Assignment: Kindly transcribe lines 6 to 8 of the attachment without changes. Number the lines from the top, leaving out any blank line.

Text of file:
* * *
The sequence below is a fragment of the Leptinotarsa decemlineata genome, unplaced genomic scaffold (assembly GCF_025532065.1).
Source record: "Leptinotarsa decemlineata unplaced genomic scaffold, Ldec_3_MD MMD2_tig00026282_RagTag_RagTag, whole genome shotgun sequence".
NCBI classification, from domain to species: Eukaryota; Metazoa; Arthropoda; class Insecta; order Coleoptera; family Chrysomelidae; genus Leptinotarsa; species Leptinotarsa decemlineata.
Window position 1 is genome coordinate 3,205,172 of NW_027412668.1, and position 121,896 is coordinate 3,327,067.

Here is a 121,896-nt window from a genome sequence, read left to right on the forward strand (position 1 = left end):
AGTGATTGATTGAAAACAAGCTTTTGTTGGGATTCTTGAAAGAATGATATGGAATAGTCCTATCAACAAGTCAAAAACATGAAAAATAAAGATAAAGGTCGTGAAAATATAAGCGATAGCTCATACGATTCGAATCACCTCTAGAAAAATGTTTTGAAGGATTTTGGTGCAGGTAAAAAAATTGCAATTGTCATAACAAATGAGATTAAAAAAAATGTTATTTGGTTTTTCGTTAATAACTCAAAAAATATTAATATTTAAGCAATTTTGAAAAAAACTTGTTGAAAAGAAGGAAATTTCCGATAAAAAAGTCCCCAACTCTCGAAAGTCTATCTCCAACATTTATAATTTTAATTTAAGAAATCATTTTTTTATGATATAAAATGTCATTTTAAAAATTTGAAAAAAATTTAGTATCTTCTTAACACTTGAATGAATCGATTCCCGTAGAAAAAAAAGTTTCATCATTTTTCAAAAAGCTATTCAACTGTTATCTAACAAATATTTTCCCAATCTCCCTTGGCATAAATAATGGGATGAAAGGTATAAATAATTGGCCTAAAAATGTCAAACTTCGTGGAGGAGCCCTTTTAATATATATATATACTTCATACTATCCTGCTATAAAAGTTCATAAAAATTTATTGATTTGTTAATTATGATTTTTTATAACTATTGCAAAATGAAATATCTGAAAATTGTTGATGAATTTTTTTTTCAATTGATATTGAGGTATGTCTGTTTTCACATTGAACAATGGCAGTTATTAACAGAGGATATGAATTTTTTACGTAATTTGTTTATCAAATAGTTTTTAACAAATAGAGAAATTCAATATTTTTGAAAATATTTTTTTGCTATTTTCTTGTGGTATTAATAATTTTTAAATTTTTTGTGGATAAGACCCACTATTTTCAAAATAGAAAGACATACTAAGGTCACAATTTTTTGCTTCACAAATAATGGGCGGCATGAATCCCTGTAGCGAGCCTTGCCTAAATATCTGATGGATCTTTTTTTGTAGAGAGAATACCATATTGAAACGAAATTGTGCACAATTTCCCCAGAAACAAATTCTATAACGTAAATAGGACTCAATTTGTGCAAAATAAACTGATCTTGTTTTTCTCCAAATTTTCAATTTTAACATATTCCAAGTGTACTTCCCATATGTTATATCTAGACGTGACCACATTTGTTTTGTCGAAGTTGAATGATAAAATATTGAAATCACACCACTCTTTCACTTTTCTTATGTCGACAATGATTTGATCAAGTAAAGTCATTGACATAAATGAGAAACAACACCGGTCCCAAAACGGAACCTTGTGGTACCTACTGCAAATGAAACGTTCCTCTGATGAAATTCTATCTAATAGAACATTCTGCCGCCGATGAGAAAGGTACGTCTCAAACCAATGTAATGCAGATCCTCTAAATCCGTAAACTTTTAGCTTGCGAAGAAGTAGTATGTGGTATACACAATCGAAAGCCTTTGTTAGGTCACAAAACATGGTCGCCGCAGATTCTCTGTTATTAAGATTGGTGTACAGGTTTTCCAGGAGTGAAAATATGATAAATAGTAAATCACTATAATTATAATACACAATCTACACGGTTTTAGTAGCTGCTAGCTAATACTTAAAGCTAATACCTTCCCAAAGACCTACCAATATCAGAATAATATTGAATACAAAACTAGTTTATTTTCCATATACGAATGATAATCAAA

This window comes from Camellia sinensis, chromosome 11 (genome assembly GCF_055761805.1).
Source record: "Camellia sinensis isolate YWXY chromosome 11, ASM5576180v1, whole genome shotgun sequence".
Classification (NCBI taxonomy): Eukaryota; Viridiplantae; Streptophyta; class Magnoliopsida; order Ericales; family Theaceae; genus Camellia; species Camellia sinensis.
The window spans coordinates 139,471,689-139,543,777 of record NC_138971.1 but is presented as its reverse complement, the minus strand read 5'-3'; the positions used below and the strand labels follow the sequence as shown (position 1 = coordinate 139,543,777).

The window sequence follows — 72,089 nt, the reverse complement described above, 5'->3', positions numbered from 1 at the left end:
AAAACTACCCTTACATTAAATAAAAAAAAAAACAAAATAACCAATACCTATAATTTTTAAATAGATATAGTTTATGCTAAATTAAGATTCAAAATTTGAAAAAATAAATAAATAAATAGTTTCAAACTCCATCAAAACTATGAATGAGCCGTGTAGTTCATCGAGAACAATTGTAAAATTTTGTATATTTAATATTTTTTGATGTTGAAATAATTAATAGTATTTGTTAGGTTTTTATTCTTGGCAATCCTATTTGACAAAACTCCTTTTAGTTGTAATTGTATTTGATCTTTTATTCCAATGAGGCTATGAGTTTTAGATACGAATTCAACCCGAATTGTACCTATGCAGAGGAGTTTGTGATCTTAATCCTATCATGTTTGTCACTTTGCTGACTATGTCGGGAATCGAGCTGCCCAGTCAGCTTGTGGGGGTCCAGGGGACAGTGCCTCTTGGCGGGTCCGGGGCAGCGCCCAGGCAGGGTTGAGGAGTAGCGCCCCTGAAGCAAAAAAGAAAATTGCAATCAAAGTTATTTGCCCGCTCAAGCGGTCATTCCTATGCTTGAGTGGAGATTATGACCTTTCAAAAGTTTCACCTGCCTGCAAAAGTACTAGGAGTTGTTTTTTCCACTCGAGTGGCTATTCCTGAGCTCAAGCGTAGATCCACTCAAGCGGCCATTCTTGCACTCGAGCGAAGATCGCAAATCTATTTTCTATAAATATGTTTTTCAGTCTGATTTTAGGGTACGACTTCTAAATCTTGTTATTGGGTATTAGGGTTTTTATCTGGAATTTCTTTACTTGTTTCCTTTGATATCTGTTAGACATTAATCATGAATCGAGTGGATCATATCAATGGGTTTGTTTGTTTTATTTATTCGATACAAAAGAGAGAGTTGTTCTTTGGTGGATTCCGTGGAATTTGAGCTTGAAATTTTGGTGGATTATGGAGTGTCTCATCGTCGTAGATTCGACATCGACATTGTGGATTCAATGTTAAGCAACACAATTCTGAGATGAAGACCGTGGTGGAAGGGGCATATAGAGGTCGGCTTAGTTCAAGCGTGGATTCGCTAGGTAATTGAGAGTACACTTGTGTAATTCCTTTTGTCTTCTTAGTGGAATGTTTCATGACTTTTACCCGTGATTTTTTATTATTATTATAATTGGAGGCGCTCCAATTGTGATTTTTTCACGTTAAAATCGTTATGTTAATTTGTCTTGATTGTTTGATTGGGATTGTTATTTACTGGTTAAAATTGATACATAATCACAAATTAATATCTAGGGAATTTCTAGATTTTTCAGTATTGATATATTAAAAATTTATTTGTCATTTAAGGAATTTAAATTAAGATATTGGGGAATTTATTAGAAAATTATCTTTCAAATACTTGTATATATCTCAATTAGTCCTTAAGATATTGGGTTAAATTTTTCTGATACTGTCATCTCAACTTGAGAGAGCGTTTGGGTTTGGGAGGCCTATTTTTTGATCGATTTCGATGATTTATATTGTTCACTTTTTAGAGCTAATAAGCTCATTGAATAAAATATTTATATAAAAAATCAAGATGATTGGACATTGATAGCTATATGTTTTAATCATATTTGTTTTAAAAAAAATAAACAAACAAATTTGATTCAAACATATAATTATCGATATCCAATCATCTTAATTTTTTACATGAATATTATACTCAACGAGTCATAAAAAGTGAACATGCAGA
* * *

AGTGATTGATTGAAAACAAGCTTTTGTTGGGATTCTTGAAAGAATGATATGGAATAGTCCTATCAACAAGTCAAAAACATGAAAAATAAAGATAAAGGTCGTGAAAATATAAGCGATAGCTCATACGATTCGAATCACCTCTAGAAAAATGTTTTGAAGGATTTTGGTGCAGGTAAAAAAATTGCAATTGTCATAACAAATGAGATTAAAAAAAATGTTATTTGGTTTTTCGTTAATAACTCAAAAAATATTAATATTTAAGCAATTTTGAAAAAAACTTGTTGAAAAGAAGGAAATTTCCGATAAAAAAGTCCCCAACTCTCGAAAGTCTATCTCCAACATTTATAATTTTAATTTAAGAAATCATTTTTTTATGATATAAAATGTCATTTTAAAAATTTGAAAAAAATTTAGTATCTTCTTAACACTTGAATGAATCGATTCCCGTAGAAAAAAAAGTTTCATCATTTTTCAAAAAGCTATTCAACTGTTATCTAACAAATATTTTCCCAATCTCCCTTGGCATAAATAATGGGATGAAAGGTATAAATAATTGGCCTAAAAATGTCAAACTTCGTGGAGGAGCCCTTTTAATATATATATATACTTCATACTATCCTGCTATAAAAGTTCATAAAAATTTATTGATTTGTTAATTATGATTTTTTATAACTATTGCAAAATGAAATATCTGAAAATTGTTGATGAATTTTTTTTTCAATTGATATTGAGGTATGTCTGTTTTCACATTGAACAATGGCAGTTATTAACAGAGGATATGAATTTTTTACGTAATTTGTTTATCAAATAGTTTTTAACAAATAGAGAAATTCAATATTTTTGAAAATATTTTTTTGCTATTTTCTTGTGGTATTAATAATTTTTAAATTTTTTGTGGATAAGACCCACTATTTTCAAAATAGAAAGACATACTAAGGTCACAATTTTTTGCTTCACAAATAATGGGCGGCATGAATCCCTGTAGCGAGCCTTGCCTAAATATCTGATGGATCTTTTTTTGTAGAGAGAATACCATATTGAAACGAAATTGTGCACAATTTCCCCAGAAACAAATTCTATAACGTAAATAGGACTCAATTTGTGCAAAATAAACTGATCTTGTTTTTCTCCAAATTTTCAATTTTAACATATTCCAAGTGTACTTCCCATATGTTATATCTAGACGTGACCACATTTGTTTTGTCGAAGTTGAATGATAAAATATTGAAATCACACCACTCTTTCACTTTTCTTATGTCGACAATGATTTGATCAAGTAAAGTCATTGACATAAATGAGAAACAACACCGGTCCCAAAACGGAACCTTGTGGTACCTACTGCAAATGAAACGTTCCTCTGATGAAATTCTATCTAATAGAACATTCTGCCGCCGATGAGAAAGGTACGTCTCAAACCAATGTAATGCAGATCCTCTAAATCCGTAAACTTTTAGCTTGCGAAGAAGTAGTATGTGGTATACACAATCGAAAGCCTTTGTTAGGTCACAAAACATGGTCGCCGCAGATTCTCTGTTATTAAGATTGGTGTACAGGTTTTCCAGGAGTGAAAATATGATAAATAGTAAATCACTATAATTATAATACACAATCTACACGGTTTTAGTAGCTGCTAGCTAATACTTAAAGCTAATACCTTCCCAAAGACCTACCAATATCAGAATAATATTGAATACAAAACTAGTTTATTTTCCATATACGAATGATAATCAAA

This window comes from Camellia sinensis, chromosome 11 (genome assembly GCF_055761805.1).
Source record: "Camellia sinensis isolate YWXY chromosome 11, ASM5576180v1, whole genome shotgun sequence".